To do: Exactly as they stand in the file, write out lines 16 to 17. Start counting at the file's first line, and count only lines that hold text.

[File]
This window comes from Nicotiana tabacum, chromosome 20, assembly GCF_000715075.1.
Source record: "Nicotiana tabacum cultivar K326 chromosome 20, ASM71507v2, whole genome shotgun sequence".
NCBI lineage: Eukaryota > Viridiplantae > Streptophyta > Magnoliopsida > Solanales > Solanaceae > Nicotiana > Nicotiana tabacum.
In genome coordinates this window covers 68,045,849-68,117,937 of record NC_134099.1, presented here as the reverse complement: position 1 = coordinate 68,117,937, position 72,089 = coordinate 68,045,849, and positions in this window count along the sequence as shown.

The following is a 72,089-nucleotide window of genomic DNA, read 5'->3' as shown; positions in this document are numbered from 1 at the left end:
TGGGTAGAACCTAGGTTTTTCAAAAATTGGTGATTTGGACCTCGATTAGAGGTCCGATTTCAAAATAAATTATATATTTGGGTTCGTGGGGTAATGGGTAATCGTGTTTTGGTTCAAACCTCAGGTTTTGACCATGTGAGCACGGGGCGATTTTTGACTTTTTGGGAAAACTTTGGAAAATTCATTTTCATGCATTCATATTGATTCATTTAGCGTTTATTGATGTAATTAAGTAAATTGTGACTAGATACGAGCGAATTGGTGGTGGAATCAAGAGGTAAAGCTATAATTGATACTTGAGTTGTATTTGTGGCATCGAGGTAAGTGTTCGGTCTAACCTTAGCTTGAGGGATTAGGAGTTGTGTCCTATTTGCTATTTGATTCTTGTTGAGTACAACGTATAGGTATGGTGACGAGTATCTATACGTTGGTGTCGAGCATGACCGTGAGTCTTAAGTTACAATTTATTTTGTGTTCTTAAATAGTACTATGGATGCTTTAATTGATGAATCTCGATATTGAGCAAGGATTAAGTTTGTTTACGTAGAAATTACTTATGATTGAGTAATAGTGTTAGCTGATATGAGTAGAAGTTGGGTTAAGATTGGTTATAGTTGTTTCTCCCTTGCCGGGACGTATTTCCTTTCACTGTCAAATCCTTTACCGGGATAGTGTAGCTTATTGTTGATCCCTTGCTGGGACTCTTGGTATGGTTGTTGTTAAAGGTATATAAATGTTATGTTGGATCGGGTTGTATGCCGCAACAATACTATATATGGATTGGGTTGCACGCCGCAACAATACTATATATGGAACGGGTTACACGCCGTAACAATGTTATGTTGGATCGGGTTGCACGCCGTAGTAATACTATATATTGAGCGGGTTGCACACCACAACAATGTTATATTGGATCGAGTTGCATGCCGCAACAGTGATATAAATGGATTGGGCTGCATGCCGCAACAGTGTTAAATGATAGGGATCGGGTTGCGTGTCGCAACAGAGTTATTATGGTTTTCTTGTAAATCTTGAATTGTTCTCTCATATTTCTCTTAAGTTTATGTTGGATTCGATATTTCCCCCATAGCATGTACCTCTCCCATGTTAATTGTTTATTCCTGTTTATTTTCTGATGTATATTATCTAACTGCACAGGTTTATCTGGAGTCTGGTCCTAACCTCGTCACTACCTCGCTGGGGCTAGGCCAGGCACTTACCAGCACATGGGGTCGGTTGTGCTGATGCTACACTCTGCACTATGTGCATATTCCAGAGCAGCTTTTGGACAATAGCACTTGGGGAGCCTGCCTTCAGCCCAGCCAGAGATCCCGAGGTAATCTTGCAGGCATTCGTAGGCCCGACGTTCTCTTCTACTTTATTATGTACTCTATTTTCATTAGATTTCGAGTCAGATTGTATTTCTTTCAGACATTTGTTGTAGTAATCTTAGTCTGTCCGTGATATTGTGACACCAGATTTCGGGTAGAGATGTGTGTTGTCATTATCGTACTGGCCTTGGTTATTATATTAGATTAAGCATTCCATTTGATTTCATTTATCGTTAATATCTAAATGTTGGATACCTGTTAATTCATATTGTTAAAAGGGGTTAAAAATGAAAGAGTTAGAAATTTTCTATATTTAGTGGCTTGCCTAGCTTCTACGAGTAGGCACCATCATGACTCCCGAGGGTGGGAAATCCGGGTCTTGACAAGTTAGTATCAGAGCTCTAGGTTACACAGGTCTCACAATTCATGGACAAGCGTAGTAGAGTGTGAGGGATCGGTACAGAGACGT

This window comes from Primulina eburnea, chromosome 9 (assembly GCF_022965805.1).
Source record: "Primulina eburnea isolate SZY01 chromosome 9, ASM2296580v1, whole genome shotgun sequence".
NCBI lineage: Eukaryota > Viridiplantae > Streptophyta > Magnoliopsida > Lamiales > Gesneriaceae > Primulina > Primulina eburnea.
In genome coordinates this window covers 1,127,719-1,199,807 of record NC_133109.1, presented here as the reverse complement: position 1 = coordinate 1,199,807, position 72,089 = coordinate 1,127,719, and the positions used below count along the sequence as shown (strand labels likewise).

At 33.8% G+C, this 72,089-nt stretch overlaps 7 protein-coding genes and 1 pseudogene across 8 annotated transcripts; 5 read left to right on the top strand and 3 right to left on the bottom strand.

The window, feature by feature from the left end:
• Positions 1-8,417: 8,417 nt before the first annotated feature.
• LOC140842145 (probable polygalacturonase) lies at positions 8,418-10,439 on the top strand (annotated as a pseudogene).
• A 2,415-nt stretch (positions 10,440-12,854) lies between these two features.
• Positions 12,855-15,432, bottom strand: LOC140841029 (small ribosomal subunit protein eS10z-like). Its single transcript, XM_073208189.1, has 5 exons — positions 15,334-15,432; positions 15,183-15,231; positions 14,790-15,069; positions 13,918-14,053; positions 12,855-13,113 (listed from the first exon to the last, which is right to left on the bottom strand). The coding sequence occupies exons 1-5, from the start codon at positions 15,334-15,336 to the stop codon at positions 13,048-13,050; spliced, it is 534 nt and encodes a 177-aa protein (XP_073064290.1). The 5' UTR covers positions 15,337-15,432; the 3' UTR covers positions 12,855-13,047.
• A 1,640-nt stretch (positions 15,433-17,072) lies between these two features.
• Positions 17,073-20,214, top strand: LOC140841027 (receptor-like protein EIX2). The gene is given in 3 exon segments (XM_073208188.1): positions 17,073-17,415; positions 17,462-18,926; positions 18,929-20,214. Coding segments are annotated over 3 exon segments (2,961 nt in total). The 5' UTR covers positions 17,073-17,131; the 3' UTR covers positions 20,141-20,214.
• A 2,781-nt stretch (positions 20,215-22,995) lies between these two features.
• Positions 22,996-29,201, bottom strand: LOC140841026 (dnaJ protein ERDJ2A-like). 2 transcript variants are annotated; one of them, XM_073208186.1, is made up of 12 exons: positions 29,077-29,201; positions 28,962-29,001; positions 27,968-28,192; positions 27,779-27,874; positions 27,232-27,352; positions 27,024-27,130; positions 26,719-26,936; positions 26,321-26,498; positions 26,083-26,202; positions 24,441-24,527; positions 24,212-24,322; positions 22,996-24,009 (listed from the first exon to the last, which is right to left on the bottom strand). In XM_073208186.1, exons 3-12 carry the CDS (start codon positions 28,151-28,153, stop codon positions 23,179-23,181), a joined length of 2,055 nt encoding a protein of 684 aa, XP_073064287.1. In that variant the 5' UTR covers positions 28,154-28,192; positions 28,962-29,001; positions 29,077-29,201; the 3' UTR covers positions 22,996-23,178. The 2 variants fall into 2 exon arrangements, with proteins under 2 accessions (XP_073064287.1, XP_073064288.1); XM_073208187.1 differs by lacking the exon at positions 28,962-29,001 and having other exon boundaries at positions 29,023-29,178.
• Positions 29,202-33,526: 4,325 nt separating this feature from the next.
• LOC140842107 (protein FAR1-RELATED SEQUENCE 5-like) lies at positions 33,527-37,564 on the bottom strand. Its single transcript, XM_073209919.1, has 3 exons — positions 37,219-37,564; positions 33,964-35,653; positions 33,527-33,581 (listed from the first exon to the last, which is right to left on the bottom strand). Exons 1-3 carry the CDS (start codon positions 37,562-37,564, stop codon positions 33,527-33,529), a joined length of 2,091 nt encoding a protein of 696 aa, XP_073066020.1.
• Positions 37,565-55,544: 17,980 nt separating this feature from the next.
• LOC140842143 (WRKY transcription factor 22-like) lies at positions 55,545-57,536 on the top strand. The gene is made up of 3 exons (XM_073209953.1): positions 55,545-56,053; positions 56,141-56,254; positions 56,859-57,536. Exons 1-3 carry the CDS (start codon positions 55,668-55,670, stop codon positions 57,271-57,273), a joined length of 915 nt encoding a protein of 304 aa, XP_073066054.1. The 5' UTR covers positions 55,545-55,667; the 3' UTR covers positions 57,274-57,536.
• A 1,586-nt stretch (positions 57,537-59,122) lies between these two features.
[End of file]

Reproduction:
• Positions 12,855-15,432, bottom strand: LOC140841029 (small ribosomal subunit protein eS10z-like). Its single transcript, XM_073208189.1, has 5 exons — positions 15,334-15,432; positions 15,183-15,231; positions 14,790-15,069; positions 13,918-14,053; positions 12,855-13,113 (listed from the first exon to the last, which is right to left on the bottom strand). The coding sequence occupies exons 1-5, from the start codon at positions 15,334-15,336 to the stop codon at positions 13,048-13,050; spliced, it is 534 nt and encodes a 177-aa protein (XP_073064290.1). The 5' UTR covers positions 15,337-15,432; the 3' UTR covers positions 12,855-13,047.
• A 1,640-nt stretch (positions 15,433-17,072) lies between these two features.